Category Archives: Wars

Private Lawrence Douglas Hawkins

Born 24th March 1924.

He was a messenger for the 57th Surrey (Mitcham) Home Guards, then at 18 he joined up and became a machine gunner in the 7th Battalion, Cheshire Regiment, service number 14415852.

Reported as missing believed to be a Prisoner of War on 1st June 1944, during the Allied Invasion of Italy.

He was a Prisoner Of War at Stalag VIIIB, later renumbered Stalag 344, Lamsdorf. For more details on this camp, see the website www.lamsdorf.com. He was part of “The Long March” – the movement of POWs westward as Soviet forces approached. He marched for four months from Poland through Southern Germany, around a thousand miles through the coldest continental winter of the 20th century in the clothes they were standing in.

His story is told in an Amazon Kindle e-Book Lambeth to Lamsdorf : Doug Hawkins’ War

Robin Green, the book’s author, wrote that Doug Hawkins spent his early life in Lambeth and Mitcham. Doug’s son said in a review of the book:

Doug was my dad.

He never really spoke of his war experiences until my mum died in 2001.

He played bowls with the author and one day when my dad was recalling some of his war time memories and especially the Long March.

Robin offered to write it down. Over many weeks they met at Dad’s home and I know Robin’s research was extensive, including talking to Dad’s regiment who were able to corroborate where necessary.

Robin finished his work before Dad’s memories were lost due to dementia.

In the 1960s, Lawrence D. Hawkins lived with his wife Mavis at 193 Morden Road, Mitcham.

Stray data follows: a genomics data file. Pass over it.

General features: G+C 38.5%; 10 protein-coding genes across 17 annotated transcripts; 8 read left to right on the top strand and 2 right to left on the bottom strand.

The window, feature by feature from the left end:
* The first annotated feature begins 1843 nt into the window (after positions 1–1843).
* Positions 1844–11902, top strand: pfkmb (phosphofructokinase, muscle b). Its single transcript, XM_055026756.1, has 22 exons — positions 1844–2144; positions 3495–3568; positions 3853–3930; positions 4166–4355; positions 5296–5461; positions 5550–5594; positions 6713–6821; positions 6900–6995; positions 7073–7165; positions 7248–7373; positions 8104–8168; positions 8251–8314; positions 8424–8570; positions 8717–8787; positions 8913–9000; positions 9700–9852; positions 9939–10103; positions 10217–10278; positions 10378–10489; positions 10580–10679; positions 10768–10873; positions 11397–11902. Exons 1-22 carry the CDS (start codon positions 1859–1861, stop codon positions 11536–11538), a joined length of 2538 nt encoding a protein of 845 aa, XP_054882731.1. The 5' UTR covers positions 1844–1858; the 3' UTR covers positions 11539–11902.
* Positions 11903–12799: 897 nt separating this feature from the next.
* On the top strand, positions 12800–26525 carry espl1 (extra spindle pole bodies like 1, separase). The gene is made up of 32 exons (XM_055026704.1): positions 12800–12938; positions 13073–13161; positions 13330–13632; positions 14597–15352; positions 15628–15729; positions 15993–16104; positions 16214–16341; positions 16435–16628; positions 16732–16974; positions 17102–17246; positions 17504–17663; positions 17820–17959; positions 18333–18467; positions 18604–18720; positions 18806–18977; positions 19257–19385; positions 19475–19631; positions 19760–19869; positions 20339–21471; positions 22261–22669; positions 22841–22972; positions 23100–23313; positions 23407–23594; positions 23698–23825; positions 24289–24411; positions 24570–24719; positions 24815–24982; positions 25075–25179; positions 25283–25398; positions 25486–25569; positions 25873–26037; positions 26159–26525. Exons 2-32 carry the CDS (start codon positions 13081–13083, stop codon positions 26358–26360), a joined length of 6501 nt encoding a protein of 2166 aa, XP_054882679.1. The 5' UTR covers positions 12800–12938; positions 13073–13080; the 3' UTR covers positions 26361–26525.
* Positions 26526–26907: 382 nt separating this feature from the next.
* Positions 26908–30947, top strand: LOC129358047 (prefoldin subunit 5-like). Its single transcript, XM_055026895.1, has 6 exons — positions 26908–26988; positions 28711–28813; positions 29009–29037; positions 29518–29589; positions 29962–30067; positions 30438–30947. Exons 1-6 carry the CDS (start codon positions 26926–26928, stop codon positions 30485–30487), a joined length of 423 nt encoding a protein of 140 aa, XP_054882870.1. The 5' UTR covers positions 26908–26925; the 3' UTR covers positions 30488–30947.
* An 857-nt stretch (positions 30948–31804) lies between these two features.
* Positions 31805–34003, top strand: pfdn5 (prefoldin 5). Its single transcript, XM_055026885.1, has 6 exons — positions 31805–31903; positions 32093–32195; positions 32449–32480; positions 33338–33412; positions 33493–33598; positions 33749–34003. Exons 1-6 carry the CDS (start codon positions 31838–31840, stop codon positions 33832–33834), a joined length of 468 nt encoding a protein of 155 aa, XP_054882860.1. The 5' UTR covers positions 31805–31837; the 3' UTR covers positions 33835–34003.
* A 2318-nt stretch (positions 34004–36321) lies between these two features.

He died in 2016 in Basingstoke.

Bertram J. Cullum, Mitcham Home Guard

Born in 1904.

Bertream Cullum, in the 57th Battalion, Mitcham Home Guard. Photo taken 1944, this clip is from Merton Memrories, photo reference Mit_War_6.1

He was the brother of Lance Sergeant Victor John Cullum.

His youngest brother Sgt. Douglas Cyril Cullum, who lived in Waddon, was shot down & killed over Germany 12th December 1944, aged 19.

Photo by courtesy of Margaret Purnell

See Air Crew Remembered and the Commonwealth War Grave Commission casualty record.

Lionel Maurice Tylee

Born on 1st October 1925.

Enlisted 1st June 1944 with the Queen’s Royal West Surrey, service number 14775009.


Source: Surrey History Centre; Woking, Surrey, England; Surrey Regimental Rolls; Reference Number: 7791/1/2/15

He transferred to the Buffs on 20th September 1945, service number 8899.

He married Lilian E. Stiles in the first quarter of 1951.

In the 1960s, they lived in Paxton Court, Armfield Crescent, Mitcham.

He died in 2002, aged 77.

Corporal Dennis Ernest Browne

Born in 1925, in Greenwich.

His father William John Browne, had served with the RAF during World War 1. (From the Royal Air Force Muster Roll 1918, his service number was 107218)

In the 1939 Register he lived with his parents William John Browne, born 13th January 1883, a printer, lived at 81 Gorringe Park Avenue, with his wife Caroline Alice, born 4th February 1888, and his brother William J.T., born 13th December 1915, a commercial traveller.

He served with the 1/6th Battalion, The Queen’s Royal Regiment (West Surrey), service number 14654147.

He died on 8th August 1944, aged 19.

From the Mitcham News & Mercury, 6th October 1944, page 1:

How Cpl. Dennis Browne
Met His Death

Was promoted on field

News of the gallant deed that resulted in the death of Corpl. Dennis Browne, youngest son of Mr and Mrs WJ Browne, Gorringe Park Avenue, Mitcham, whose death in action in Normandy was reported in the “Mercury” in August, comes this week from his company officer.

On August 8th April Browne’s company was ordered to attack an objective. The enemy withheld his fire until the Britishers were 15 yards away and then opened out with machine-gun fire.

“I saw Corpl. Browne run forward alone in an attempt to take the position single-handed. He fell two yards from the position,” writes his officer.

His officer, who recovered Corpl. Browne’s body, add “I trust that the manner of his passing will consolation be of some consideration to his parents, as one and all, from C.O. downwards paid tribute to a very gallant deed.”

Was promoted two days before